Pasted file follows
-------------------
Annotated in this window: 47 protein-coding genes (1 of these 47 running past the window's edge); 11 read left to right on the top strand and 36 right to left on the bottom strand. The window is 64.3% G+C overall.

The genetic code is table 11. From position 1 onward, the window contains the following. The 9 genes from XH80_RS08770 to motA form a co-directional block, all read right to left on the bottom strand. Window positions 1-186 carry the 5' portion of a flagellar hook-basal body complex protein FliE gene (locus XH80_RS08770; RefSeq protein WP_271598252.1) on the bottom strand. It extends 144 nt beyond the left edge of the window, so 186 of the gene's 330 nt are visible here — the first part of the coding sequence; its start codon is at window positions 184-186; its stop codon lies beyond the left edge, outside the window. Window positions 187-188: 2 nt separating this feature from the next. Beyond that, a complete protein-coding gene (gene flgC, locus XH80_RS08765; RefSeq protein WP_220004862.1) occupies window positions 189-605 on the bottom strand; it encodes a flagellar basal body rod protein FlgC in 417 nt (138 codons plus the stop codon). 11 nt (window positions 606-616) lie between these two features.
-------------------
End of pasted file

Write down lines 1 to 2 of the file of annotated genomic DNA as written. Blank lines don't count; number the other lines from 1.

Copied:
Annotated in this window: 47 protein-coding genes (1 of these 47 running past the window's edge); 11 read left to right on the top strand and 36 right to left on the bottom strand. The window is 64.3% G+C overall.

The genetic code is table 11. From position 1 onward, the window contains the following. The 9 genes from XH80_RS08770 to motA form a co-directional block, all read right to left on the bottom strand. Window positions 1-186 carry the 5' portion of a flagellar hook-basal body complex protein FliE gene (locus XH80_RS08770; RefSeq protein WP_271598252.1) on the bottom strand. It extends 144 nt beyond the left edge of the window, so 186 of the gene's 330 nt are visible here — the first part of the coding sequence; its start codon is at window positions 184-186; its stop codon lies beyond the left edge, outside the window. Window positions 187-188: 2 nt separating this feature from the next. Beyond that, a complete protein-coding gene (gene flgC, locus XH80_RS08765; RefSeq protein WP_220004862.1) occupies window positions 189-605 on the bottom strand; it encodes a flagellar basal body rod protein FlgC in 417 nt (138 codons plus the stop codon). 11 nt (window positions 606-616) lie between these two features.